Daydreams May Boost Cognitive Function, New Research Suggests

By Sharon Moore on February 25, 2015

We often daydream when we are bored. Daydreaming is frequently criticised as a lack of discipline and an action that hinders future performance. But according to new research, this act involves more than just beating back boredom as the behaviour can actually impart a cognitive advantage.

Scientists at Bar-Ilan University have demonstrated that an external stimulus of low-level electricity can literally change the way we think about daydreaming.

They found the stimuli produces a measurable uptick in the rate at which daydreams, or spontaneous, self-directed thoughts and associations, occur.

Along the way, they made another surprising discovery: that while daydreams offer a welcome “mental escape” from boring tasks, they also have a positive, simultaneous effect on task performance.

Researchers said the study is the first to prove that a generic external stimulus unrelated to sensory perception triggers a specific type of cognitive activity.

In the study, participants were treated with transcranial direct current stimulation (tDCS). tDCS is a non-invasive and painless procedure that uses low-level electricity to stimulate specific brain regions.

Participants were asked to track and respond to numerals flashed on a computer screen. They were also periodically asked to respond to an on-screen “thought probe” in which they reported on a scale of one to four the extent to which they were experiencing spontaneous thoughts unrelated to the numeric task they had been given.

“We focused tDCS stimulation on the frontal lobes because this brain region has been previously implicated in mind wandering, and also because is a central locus of the executive control network that allows us to organize and plan for the future,” Bar explains, adding that he suspected that there might be a connection between the two.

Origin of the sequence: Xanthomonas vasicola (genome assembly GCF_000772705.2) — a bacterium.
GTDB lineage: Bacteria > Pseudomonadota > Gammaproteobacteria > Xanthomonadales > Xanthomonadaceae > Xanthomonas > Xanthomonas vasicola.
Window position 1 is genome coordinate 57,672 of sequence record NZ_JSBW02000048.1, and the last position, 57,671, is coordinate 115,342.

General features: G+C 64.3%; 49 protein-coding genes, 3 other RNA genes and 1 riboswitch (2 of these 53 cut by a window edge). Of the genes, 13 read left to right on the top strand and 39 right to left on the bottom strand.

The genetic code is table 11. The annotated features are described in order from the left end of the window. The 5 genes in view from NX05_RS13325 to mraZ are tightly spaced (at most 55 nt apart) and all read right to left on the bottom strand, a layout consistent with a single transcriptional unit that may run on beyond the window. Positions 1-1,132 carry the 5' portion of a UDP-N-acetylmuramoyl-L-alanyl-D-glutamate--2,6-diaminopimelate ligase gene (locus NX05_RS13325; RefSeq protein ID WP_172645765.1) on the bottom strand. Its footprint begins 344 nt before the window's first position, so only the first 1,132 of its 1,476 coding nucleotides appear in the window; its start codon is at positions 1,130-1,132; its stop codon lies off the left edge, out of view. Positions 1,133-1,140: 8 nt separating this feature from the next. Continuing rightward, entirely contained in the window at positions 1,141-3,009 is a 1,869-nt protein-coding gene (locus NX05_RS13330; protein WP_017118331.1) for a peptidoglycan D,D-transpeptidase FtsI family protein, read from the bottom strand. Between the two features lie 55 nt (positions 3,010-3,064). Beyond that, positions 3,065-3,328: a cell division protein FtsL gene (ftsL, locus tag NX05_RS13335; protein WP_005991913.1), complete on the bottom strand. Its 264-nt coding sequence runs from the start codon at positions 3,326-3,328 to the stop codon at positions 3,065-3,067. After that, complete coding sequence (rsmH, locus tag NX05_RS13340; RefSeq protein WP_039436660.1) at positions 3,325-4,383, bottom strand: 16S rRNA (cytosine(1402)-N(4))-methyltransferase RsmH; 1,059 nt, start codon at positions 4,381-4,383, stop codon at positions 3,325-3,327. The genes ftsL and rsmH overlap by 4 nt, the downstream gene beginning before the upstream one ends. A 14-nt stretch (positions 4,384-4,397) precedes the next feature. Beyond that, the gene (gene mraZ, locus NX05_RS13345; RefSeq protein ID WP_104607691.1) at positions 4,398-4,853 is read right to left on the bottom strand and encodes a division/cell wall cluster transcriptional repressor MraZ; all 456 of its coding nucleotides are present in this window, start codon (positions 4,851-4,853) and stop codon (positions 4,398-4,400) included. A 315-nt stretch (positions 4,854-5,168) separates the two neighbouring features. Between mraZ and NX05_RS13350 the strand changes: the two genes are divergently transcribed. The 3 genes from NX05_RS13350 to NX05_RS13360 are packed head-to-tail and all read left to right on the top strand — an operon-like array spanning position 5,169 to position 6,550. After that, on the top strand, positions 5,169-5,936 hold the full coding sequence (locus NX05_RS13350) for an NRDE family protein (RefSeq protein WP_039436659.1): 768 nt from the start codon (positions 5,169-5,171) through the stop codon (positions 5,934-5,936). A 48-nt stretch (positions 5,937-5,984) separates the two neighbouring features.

Whilst it is commonly assumed that people have a finite cognitive capacity for paying attention, Bar says that the present study suggests that the truth may be more complicated.

“Interestingly, while our study’s external stimulation increased the incidence of mind wandering, rather than reducing the subjects’ ability to complete the task, it caused task performance to become slightly improved. The external stimulation actually enhanced the subjects’ cognitive capacity.”

Future research will study the role in which external stimulation might affect other cognitive behaviours, such as the ability to focus or perform multiple tasks in parallel. And while any therapeutic application of this technique is speculative at best, Barr believes the information gained may help neuroscientists understand the behaviour of people suffering from low or abnormal neural activity.

Source of this article: Daydreams May Improve Cognition

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